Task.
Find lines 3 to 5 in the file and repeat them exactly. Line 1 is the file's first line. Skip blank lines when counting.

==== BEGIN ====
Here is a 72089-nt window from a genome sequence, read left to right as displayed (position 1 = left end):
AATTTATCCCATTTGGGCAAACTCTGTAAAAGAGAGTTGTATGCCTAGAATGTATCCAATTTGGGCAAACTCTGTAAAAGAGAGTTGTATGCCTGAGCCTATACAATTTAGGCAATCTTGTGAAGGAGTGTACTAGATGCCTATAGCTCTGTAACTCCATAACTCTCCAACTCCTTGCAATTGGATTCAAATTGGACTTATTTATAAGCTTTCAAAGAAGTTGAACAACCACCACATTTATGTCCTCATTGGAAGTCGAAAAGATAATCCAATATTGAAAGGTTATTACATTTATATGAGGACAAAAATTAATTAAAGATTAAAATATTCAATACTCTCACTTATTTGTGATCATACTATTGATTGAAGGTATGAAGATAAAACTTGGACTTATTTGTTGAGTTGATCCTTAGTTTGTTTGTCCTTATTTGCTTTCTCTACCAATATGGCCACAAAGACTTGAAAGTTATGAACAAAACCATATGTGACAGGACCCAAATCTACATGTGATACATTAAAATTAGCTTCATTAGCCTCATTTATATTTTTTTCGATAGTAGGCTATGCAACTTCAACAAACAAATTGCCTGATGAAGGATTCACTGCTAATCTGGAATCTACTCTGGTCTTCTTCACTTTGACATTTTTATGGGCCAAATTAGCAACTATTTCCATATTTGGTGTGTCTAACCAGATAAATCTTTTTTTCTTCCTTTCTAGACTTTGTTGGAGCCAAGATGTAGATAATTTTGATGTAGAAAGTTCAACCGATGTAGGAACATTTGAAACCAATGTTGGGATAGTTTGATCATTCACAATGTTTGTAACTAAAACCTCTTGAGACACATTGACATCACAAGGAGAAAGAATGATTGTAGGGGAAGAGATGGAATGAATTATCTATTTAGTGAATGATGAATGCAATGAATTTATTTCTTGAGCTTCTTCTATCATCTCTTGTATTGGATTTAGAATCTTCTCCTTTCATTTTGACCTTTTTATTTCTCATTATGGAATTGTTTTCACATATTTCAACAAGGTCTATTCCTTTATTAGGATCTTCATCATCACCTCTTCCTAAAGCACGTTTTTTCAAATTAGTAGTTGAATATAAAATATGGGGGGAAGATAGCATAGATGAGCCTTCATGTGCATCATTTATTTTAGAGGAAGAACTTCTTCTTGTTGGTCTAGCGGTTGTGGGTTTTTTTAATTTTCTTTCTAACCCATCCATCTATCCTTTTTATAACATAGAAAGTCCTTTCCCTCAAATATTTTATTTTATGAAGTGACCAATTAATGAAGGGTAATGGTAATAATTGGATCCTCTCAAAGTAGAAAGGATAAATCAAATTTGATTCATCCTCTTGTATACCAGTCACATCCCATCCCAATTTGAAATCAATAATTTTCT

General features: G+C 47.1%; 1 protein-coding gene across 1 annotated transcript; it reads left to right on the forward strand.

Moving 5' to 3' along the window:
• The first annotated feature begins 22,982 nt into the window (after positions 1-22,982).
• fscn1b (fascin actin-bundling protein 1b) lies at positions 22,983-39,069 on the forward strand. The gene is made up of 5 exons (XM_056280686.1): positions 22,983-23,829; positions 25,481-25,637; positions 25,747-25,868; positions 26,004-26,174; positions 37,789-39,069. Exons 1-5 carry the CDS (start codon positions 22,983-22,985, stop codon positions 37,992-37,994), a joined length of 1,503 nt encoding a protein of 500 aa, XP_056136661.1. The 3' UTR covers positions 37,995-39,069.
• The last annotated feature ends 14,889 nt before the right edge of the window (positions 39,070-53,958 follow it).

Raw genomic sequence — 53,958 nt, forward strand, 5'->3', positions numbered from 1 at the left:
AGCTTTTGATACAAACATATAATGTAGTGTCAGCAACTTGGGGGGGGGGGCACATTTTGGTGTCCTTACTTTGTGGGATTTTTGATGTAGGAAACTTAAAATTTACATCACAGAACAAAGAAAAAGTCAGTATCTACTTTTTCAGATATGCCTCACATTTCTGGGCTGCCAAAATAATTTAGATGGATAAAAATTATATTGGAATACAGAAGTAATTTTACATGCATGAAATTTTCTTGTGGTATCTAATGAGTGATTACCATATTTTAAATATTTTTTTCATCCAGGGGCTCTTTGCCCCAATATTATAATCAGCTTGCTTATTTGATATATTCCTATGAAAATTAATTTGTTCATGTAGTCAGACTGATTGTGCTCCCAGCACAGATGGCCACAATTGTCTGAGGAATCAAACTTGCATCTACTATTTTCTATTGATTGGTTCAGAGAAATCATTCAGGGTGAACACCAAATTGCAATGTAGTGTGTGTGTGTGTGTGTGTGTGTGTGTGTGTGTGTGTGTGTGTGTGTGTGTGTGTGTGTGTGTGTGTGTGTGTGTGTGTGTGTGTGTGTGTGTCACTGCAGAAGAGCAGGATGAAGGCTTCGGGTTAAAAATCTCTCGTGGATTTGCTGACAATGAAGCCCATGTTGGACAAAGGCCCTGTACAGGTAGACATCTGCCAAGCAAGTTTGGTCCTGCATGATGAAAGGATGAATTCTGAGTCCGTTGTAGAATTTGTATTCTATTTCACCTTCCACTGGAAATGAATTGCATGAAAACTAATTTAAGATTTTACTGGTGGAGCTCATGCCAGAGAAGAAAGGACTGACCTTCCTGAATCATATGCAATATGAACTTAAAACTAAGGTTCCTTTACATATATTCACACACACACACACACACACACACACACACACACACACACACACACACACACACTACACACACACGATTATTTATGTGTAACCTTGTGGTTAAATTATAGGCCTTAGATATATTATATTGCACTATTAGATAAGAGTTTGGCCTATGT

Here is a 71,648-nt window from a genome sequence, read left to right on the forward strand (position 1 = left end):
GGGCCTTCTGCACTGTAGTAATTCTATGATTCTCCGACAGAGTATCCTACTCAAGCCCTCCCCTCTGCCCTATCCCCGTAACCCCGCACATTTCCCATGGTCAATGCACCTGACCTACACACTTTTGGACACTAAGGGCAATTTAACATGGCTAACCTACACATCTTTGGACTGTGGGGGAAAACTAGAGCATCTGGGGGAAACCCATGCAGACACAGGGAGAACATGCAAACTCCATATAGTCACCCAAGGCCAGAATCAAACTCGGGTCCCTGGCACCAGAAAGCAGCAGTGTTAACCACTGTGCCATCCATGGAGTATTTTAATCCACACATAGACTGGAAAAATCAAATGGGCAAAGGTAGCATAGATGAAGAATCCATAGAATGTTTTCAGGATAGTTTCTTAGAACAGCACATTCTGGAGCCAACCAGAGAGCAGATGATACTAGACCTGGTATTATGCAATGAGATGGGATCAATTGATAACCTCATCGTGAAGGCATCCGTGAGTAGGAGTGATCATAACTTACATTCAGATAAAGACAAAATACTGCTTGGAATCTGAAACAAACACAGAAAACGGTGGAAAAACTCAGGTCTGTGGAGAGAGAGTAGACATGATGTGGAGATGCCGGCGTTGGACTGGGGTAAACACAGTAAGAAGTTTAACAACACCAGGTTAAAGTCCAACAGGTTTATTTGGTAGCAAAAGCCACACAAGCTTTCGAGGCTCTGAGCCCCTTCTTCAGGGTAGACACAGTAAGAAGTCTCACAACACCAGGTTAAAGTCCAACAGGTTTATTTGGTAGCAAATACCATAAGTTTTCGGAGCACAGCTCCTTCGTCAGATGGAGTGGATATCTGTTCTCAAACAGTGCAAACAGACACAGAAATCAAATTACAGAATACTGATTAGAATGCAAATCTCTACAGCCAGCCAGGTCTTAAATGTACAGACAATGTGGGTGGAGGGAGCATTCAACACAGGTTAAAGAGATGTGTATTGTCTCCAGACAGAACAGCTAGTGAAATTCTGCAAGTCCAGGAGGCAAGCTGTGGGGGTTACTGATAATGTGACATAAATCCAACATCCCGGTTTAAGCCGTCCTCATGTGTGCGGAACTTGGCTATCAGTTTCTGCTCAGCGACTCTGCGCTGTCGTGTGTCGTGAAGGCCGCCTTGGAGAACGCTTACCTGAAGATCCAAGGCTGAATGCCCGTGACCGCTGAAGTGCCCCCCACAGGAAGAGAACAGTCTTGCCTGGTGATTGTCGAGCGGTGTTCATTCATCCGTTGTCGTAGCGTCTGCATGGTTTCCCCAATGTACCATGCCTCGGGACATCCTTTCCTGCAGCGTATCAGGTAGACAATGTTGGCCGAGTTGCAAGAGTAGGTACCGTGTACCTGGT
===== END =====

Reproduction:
General features: G+C 47.1%; 1 protein-coding gene across 1 annotated transcript; it reads left to right on the forward strand.

Moving 5' to 3' along the window:
• The first annotated feature begins 22,982 nt into the window (after positions 1-22,982).